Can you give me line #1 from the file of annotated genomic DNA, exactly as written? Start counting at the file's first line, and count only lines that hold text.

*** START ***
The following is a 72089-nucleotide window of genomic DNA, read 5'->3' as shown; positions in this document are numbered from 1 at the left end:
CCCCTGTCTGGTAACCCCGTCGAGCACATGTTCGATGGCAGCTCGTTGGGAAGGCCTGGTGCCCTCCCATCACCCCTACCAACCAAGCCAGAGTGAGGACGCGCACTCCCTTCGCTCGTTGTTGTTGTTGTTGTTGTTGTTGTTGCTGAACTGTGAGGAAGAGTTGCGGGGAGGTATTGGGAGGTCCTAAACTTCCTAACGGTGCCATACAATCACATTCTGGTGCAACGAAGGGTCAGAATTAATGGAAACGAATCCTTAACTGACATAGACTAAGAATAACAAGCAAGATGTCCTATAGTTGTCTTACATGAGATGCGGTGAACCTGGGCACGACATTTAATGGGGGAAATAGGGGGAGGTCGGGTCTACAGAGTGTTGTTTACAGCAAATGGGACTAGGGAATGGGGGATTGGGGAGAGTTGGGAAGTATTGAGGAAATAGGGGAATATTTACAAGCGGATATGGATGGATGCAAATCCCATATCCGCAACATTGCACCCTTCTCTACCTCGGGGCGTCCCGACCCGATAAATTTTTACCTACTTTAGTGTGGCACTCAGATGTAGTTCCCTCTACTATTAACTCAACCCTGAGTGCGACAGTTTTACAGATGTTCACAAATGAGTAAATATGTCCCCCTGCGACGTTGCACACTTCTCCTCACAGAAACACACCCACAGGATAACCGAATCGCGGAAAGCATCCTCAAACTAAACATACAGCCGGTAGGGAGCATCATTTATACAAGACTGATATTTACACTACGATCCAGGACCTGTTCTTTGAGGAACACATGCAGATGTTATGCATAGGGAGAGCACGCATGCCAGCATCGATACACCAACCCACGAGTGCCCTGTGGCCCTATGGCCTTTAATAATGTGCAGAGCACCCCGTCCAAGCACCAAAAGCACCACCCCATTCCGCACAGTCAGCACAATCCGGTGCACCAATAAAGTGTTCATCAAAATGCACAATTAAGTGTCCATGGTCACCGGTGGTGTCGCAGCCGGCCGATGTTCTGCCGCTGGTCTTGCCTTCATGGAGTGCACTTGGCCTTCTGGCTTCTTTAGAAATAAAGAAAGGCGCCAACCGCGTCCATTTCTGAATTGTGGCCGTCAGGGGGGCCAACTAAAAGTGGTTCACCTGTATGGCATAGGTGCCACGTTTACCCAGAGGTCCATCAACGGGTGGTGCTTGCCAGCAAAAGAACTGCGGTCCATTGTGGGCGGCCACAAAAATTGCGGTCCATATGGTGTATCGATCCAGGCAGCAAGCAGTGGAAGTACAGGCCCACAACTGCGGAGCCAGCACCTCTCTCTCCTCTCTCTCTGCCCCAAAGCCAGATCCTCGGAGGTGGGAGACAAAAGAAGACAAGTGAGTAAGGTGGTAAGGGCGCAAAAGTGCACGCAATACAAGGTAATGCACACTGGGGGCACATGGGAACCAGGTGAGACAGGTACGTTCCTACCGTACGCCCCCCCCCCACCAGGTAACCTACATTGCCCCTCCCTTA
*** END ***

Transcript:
The following is a 72089-nucleotide window of genomic DNA, read 5'->3' as shown; positions in this document are numbered from 1 at the left end: